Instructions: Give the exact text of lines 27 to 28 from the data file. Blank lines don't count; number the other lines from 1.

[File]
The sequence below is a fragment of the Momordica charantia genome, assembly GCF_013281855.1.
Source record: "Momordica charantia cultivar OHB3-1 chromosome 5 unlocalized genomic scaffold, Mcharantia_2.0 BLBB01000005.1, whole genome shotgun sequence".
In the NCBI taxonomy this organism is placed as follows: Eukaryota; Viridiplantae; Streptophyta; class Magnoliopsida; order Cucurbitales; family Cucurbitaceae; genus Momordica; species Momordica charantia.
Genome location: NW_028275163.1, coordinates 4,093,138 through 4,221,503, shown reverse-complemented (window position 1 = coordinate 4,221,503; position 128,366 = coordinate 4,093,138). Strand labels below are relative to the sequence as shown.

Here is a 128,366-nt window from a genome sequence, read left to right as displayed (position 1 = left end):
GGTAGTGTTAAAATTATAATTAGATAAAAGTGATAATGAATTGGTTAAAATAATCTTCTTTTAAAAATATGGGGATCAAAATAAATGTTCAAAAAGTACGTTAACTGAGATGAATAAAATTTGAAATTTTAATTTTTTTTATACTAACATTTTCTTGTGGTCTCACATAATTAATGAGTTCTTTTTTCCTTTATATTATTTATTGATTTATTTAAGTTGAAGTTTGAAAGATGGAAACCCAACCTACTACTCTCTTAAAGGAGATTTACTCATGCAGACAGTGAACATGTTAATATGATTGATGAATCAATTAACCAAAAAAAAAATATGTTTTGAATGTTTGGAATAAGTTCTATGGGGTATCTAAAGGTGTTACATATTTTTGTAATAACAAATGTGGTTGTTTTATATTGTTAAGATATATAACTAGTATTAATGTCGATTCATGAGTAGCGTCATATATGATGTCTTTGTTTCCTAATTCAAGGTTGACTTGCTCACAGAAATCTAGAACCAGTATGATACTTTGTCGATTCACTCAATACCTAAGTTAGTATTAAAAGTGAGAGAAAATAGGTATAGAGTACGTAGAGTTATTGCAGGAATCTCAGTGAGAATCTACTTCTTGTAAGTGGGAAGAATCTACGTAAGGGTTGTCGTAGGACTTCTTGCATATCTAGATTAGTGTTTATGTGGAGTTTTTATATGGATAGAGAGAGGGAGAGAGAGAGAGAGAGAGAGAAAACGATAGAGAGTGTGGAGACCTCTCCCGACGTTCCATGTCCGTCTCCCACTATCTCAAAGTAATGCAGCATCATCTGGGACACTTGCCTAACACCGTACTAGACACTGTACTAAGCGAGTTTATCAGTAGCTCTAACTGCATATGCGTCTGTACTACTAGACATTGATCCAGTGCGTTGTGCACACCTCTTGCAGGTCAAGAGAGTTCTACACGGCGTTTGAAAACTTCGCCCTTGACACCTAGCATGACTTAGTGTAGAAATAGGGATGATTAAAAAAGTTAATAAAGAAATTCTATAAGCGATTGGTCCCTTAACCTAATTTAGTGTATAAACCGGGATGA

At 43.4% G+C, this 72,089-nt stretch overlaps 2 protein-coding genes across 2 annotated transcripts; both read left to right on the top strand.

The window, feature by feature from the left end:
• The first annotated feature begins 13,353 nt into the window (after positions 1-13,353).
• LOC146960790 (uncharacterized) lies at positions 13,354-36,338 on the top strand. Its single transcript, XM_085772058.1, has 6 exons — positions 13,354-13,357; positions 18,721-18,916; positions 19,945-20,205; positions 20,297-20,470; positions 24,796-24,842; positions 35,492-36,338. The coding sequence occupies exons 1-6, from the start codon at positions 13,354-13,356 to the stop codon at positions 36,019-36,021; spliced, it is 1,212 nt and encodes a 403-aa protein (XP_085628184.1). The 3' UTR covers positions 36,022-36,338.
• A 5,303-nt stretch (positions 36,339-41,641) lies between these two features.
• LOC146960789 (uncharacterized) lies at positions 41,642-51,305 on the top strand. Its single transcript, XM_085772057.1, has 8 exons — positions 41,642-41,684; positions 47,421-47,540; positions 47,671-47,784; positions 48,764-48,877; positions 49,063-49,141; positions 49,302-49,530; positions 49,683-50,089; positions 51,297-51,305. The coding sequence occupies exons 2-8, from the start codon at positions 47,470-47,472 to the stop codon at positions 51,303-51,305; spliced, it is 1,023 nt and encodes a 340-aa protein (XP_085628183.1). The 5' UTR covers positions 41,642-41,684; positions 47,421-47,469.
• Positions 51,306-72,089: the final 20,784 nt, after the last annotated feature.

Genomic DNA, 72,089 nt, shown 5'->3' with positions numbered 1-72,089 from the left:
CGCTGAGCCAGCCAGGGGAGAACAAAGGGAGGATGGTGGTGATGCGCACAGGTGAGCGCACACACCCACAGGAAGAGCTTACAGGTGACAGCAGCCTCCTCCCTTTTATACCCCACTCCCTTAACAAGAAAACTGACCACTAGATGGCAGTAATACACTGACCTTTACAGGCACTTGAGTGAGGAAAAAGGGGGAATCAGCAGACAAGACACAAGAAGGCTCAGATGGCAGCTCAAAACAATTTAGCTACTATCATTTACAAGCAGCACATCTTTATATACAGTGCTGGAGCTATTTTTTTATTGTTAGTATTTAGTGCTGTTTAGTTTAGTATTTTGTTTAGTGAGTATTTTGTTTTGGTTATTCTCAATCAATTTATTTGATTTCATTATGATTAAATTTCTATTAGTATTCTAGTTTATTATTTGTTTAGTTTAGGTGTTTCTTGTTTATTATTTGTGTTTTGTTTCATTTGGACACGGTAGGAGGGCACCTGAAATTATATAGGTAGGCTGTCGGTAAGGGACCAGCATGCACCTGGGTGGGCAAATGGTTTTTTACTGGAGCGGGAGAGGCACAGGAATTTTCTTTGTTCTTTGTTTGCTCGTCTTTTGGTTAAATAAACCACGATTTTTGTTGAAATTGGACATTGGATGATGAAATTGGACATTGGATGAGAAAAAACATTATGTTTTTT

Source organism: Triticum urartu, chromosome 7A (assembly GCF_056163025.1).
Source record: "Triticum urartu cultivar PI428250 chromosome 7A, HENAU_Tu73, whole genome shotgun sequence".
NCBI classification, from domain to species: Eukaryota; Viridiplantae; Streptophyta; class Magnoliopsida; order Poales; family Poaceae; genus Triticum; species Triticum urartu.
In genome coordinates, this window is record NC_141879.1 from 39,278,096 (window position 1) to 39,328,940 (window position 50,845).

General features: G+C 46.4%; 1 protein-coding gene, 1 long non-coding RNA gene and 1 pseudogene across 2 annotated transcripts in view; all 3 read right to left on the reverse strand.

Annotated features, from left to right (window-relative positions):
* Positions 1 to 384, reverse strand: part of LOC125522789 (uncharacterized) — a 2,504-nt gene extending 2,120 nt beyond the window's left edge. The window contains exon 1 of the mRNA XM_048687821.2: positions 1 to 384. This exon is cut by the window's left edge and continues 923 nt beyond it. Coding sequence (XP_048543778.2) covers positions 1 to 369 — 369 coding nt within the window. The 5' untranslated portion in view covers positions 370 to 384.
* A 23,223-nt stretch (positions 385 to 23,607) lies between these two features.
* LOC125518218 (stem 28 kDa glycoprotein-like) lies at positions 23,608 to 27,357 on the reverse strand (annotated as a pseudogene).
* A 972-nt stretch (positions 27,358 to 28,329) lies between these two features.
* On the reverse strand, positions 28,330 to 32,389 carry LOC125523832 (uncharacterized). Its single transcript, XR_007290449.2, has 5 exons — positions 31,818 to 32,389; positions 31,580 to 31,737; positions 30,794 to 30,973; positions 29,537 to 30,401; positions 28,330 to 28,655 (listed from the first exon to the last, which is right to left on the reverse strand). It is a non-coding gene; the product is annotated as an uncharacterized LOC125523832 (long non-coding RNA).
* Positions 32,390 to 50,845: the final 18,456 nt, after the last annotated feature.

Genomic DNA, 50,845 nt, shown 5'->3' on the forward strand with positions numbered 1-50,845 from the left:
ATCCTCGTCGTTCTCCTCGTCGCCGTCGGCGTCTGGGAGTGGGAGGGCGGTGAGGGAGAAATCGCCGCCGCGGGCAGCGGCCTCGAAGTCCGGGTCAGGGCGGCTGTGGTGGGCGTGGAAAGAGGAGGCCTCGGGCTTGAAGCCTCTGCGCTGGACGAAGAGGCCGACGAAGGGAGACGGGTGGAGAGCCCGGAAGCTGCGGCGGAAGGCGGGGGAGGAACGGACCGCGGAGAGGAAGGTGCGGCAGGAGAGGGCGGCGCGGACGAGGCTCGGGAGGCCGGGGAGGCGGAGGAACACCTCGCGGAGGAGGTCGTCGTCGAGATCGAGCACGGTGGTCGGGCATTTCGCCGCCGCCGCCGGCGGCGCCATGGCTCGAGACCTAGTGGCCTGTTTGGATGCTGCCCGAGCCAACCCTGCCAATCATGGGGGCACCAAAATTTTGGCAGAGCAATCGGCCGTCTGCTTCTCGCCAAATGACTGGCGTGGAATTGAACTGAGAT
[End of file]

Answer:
* Positions 32,390 to 50,845: the final 18,456 nt, after the last annotated feature.

Genomic DNA, 50,845 nt, shown 5'->3' on the forward strand with positions numbered 1-50,845 from the left: